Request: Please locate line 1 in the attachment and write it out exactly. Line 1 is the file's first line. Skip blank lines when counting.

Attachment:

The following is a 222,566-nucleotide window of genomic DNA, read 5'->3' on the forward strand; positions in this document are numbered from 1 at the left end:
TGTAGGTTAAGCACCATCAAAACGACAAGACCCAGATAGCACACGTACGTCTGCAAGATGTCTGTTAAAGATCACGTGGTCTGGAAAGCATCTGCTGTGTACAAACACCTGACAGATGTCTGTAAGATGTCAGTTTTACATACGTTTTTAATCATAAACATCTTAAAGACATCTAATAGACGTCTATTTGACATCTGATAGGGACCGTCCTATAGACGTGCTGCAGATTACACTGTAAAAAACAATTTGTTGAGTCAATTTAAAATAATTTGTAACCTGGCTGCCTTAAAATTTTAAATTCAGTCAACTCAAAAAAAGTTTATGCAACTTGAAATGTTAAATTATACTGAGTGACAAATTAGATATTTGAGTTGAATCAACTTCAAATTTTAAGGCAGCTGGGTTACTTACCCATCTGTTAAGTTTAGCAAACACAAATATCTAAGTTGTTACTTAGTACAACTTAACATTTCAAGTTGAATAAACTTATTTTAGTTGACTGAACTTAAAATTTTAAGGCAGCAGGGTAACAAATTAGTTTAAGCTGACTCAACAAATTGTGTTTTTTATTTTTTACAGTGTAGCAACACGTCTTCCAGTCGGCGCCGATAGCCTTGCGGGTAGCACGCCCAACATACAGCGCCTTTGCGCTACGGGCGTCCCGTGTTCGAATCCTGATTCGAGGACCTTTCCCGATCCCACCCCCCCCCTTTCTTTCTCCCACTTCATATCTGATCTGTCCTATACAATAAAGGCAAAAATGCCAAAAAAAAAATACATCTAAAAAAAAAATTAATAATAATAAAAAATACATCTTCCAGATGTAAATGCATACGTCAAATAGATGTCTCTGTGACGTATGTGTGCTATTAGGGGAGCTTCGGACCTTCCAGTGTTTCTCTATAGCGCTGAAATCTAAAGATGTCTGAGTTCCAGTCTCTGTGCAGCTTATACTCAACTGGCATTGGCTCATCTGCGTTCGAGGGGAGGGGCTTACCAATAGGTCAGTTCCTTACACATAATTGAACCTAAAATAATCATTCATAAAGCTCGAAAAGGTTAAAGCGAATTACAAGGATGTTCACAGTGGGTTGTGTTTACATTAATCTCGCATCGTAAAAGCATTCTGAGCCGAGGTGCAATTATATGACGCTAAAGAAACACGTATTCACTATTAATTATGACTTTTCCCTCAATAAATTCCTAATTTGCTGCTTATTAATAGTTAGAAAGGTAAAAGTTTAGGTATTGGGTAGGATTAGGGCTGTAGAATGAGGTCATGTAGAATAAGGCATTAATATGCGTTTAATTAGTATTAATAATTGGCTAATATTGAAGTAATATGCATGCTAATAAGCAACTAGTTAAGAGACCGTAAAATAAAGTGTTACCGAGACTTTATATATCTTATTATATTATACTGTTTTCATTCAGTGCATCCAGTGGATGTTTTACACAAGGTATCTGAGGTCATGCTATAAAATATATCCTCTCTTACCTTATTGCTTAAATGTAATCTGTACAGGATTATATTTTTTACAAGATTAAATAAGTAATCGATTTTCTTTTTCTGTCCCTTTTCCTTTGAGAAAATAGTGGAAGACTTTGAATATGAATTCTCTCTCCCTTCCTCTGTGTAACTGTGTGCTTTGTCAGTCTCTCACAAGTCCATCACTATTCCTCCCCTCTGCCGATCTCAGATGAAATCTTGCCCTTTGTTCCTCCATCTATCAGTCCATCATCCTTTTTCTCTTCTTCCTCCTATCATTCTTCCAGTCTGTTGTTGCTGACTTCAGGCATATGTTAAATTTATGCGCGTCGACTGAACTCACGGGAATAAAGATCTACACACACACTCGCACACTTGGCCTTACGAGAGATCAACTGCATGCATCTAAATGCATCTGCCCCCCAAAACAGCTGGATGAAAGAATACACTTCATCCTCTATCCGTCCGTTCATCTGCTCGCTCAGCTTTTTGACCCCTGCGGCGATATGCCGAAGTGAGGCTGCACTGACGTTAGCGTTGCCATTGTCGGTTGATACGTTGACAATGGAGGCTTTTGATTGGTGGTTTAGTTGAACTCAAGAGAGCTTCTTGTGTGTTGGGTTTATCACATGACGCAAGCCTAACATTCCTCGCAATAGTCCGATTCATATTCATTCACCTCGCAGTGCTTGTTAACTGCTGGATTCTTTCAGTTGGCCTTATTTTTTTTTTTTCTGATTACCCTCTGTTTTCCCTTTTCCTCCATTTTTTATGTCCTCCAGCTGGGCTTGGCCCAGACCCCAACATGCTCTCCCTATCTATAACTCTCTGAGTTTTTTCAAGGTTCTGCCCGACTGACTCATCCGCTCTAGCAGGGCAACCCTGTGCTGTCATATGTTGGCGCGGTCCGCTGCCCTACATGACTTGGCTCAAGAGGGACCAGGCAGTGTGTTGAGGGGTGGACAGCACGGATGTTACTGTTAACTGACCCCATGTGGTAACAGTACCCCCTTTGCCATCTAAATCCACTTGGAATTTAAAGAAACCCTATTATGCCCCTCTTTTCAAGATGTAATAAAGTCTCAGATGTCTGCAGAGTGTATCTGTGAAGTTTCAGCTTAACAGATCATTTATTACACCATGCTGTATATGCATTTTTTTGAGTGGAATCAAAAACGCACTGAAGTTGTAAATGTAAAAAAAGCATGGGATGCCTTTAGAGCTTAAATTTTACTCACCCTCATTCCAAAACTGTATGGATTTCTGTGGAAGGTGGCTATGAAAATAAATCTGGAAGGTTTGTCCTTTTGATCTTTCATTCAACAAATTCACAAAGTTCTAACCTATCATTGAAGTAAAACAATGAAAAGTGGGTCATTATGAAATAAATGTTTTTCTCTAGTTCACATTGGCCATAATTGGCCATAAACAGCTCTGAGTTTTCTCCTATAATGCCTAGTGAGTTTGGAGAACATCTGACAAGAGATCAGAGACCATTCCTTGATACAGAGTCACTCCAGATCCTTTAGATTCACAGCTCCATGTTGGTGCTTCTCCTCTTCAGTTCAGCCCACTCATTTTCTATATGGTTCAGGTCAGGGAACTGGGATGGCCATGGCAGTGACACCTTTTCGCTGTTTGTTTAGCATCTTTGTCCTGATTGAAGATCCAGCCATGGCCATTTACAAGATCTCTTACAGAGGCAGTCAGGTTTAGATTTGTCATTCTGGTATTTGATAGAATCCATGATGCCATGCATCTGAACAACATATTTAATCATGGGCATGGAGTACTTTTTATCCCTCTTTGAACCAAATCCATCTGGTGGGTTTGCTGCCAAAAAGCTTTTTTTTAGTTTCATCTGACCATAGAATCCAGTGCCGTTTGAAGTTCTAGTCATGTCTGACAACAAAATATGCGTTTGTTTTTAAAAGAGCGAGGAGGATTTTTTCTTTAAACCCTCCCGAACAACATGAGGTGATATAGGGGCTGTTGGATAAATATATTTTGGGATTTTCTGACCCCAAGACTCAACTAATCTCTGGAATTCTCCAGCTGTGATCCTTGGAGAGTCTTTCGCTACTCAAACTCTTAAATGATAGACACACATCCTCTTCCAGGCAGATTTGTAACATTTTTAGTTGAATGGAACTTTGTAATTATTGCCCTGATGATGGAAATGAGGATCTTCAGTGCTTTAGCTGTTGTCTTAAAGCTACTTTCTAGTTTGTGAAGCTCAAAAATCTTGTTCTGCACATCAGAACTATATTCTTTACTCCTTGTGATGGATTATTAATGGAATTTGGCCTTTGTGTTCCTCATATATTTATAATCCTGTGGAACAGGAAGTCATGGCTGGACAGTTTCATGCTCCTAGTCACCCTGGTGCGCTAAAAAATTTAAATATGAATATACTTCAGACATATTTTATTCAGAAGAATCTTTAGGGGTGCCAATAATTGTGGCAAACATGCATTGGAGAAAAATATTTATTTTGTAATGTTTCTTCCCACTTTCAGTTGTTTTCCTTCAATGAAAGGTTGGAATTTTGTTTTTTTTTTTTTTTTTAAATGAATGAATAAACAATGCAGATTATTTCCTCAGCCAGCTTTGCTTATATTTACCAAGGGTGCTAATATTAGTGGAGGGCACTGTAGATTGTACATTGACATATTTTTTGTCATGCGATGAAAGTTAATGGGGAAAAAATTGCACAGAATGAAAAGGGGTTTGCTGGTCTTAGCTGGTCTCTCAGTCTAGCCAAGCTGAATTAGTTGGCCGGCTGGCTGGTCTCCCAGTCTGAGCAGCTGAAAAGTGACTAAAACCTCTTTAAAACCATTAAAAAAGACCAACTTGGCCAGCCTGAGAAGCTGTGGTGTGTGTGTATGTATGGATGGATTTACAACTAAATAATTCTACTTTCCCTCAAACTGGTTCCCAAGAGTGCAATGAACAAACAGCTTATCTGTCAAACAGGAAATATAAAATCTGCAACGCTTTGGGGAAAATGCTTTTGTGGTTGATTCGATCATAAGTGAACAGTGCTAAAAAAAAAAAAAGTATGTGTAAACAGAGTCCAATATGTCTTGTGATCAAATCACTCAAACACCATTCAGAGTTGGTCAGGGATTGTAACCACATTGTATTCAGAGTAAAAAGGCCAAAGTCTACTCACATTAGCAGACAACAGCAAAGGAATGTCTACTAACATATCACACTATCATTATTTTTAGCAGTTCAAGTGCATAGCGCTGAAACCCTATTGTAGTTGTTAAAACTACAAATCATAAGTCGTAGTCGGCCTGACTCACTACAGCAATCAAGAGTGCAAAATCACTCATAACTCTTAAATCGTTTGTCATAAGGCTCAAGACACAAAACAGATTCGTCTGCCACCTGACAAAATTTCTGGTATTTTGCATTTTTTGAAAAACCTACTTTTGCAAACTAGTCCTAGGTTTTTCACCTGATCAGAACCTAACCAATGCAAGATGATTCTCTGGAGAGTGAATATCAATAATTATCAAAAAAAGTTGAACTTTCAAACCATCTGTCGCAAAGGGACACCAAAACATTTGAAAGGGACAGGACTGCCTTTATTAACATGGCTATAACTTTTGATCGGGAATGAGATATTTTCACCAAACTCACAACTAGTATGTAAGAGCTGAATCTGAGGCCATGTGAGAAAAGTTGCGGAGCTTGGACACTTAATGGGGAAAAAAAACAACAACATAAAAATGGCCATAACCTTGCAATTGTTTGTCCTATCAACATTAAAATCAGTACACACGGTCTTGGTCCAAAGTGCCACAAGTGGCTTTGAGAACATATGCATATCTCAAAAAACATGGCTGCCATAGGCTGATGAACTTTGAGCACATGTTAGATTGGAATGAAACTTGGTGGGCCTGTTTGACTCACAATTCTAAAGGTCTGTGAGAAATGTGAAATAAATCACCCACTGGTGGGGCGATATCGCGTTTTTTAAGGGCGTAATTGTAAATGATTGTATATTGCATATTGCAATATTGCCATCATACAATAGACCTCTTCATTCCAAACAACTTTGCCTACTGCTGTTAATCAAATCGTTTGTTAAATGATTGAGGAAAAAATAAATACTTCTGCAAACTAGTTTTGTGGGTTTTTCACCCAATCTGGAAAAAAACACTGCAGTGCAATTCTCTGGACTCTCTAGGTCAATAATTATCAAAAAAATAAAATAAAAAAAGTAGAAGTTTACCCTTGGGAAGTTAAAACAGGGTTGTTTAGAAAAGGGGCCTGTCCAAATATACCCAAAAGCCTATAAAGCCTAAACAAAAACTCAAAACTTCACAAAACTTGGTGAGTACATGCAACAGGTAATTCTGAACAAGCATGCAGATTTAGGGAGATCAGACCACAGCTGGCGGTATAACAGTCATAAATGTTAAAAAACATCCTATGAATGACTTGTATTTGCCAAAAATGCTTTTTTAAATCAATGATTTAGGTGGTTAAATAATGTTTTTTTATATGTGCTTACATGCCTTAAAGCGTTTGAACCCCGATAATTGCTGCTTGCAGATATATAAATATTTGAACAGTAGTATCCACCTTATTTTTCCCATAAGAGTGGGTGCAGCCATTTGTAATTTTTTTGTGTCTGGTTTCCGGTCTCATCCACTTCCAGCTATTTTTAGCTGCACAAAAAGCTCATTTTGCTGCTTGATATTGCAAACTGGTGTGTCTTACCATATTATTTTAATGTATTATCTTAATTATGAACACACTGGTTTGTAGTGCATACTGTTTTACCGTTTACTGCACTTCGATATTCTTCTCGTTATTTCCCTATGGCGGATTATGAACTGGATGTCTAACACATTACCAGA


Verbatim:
The following is a 222,566-nucleotide window of genomic DNA, read 5'->3' on the forward strand; positions in this document are numbered from 1 at the left end: